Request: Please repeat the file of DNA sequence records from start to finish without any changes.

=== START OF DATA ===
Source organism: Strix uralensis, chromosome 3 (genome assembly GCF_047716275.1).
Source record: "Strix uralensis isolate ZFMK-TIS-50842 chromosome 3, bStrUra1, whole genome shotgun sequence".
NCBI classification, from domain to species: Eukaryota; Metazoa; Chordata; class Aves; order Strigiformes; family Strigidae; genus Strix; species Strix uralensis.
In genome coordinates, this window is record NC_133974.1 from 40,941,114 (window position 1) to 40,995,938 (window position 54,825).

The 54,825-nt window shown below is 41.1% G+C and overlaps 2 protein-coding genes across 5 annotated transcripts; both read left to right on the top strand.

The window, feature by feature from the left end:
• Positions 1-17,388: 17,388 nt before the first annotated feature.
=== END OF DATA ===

Source organism: Strix uralensis, chromosome 3 (genome assembly GCF_047716275.1).
Source record: "Strix uralensis isolate ZFMK-TIS-50842 chromosome 3, bStrUra1, whole genome shotgun sequence".
NCBI classification, from domain to species: Eukaryota; Metazoa; Chordata; class Aves; order Strigiformes; family Strigidae; genus Strix; species Strix uralensis.
In genome coordinates, this window is record NC_133974.1 from 40,941,114 (window position 1) to 40,995,938 (window position 54,825).

The 54,825-nt window shown below is 41.1% G+C and overlaps 2 protein-coding genes across 5 annotated transcripts; both read left to right on the top strand.

The window, feature by feature from the left end:
• Positions 1-17,388: 17,388 nt before the first annotated feature.